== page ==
“Eh.” Silas’s words were a grating sibilance below the droning of Rory’s pulse. “She was all right back when she at least tried to look like a woman. But she was always too fucking skinny. And her voice is super annoying. Every time she opens her yap I wanna bitchslap her.”
Teddy’s grin widened. “She’d be way less annoying with my prick in her mouth.”
Rory’s strike tore out of him in a wild spasm.
Teddy Grenville went rigid as a board for three seconds. A bead of sweat skipped down the side of his face.
Then, a shudder coursed through him. He gripped his belly, let out an ovine bleat.
Silas eyed him. “Bruh…you okay?”
Teddy’s stomach rumbled loudly.
Rory watched the pair through a sea of scarlet. He worked his jaw, fists clenching and unclenching at his sides.
Guess I’m in it now…
… so fuck it.
He unleashed a second burst of fury on Silas.
“What the…?” Silas doubled over, his guts burbling.
Rory slipped quietly farther toward the back of the room, feeling deeply unsatisfied with his work.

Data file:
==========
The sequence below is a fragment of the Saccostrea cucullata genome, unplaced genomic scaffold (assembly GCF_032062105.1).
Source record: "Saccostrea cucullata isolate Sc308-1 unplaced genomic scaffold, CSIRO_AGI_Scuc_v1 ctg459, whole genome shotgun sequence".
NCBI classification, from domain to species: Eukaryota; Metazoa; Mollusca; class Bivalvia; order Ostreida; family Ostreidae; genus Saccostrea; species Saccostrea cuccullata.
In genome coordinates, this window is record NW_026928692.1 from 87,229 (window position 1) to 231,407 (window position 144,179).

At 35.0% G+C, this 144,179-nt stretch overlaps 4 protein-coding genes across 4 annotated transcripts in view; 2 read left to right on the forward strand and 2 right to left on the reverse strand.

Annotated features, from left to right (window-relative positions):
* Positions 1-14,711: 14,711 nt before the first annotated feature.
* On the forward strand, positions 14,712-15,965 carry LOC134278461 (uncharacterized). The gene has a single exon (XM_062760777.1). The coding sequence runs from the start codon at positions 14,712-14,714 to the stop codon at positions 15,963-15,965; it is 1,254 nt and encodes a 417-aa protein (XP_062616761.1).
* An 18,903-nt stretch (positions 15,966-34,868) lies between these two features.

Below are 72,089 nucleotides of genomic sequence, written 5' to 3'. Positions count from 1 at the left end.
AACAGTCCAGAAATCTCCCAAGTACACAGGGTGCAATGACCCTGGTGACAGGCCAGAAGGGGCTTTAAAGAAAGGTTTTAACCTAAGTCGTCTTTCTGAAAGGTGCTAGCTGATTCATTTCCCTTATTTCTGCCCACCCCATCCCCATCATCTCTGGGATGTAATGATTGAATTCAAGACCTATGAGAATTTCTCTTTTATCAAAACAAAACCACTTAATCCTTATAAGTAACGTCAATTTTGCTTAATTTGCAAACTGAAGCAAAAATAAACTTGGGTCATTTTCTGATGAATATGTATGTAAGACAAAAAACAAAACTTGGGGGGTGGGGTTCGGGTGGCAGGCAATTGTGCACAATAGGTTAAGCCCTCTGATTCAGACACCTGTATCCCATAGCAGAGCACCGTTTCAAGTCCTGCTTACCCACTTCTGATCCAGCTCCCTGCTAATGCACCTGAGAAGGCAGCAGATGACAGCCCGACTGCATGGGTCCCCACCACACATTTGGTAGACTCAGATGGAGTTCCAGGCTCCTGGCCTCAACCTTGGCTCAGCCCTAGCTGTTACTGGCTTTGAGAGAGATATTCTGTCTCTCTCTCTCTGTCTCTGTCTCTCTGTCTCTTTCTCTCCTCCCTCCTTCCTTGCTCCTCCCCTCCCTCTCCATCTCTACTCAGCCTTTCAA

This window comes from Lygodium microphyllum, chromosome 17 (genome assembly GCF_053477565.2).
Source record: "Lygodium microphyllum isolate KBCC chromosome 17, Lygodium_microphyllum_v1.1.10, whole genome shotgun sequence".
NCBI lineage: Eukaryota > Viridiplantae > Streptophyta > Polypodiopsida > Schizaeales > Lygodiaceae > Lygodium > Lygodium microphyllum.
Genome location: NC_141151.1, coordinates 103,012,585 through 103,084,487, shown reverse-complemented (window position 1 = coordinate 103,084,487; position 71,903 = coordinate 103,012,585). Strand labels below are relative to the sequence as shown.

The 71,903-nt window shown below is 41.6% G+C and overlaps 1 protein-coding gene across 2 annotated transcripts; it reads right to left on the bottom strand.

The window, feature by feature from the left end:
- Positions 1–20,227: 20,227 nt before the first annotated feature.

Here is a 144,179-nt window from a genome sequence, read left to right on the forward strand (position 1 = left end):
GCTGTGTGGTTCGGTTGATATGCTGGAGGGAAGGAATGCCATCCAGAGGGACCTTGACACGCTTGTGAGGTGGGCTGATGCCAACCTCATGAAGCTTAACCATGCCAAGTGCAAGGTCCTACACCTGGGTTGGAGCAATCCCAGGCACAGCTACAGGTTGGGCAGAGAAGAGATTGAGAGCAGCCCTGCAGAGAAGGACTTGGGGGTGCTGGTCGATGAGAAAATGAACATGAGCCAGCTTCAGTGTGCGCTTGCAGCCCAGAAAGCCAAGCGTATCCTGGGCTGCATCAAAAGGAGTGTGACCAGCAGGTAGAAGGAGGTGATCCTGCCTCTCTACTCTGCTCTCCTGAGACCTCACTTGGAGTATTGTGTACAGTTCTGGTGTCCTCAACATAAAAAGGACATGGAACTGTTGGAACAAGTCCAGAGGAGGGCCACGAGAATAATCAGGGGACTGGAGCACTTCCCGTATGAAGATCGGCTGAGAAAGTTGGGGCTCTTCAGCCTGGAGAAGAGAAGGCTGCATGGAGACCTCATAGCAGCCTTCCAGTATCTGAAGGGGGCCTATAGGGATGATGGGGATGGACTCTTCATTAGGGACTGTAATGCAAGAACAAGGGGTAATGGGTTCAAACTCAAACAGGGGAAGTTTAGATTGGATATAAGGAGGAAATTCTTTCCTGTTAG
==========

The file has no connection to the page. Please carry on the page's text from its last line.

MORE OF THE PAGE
He would much rather have boiled their liquefied innards, then made them piss out every scalding drop.
The eruptions began seconds later—loud, brassy wet ones. A rotten-egg odor spread quickly throughout the room.
The assembly broke out in a chorus of murmurs and gasps.
“With input from all of the team leaders, I’ll be reprioritizing…” Jules was saying, but he trailed off, looking confused, as the gathering descended into chaos.
Here it comes, Rory thought, as his old friend’s gaze followed Silas and Teddy’s exit, then began to scour the room.
His eyes found Rory and narrowed angrily.
Jules arrived at his office door, the hooting and laughter of his subordinates still ringing in his ears. He stood to one side and waved Rory through ahead of him, then followed him into the office and slammed the door behind them.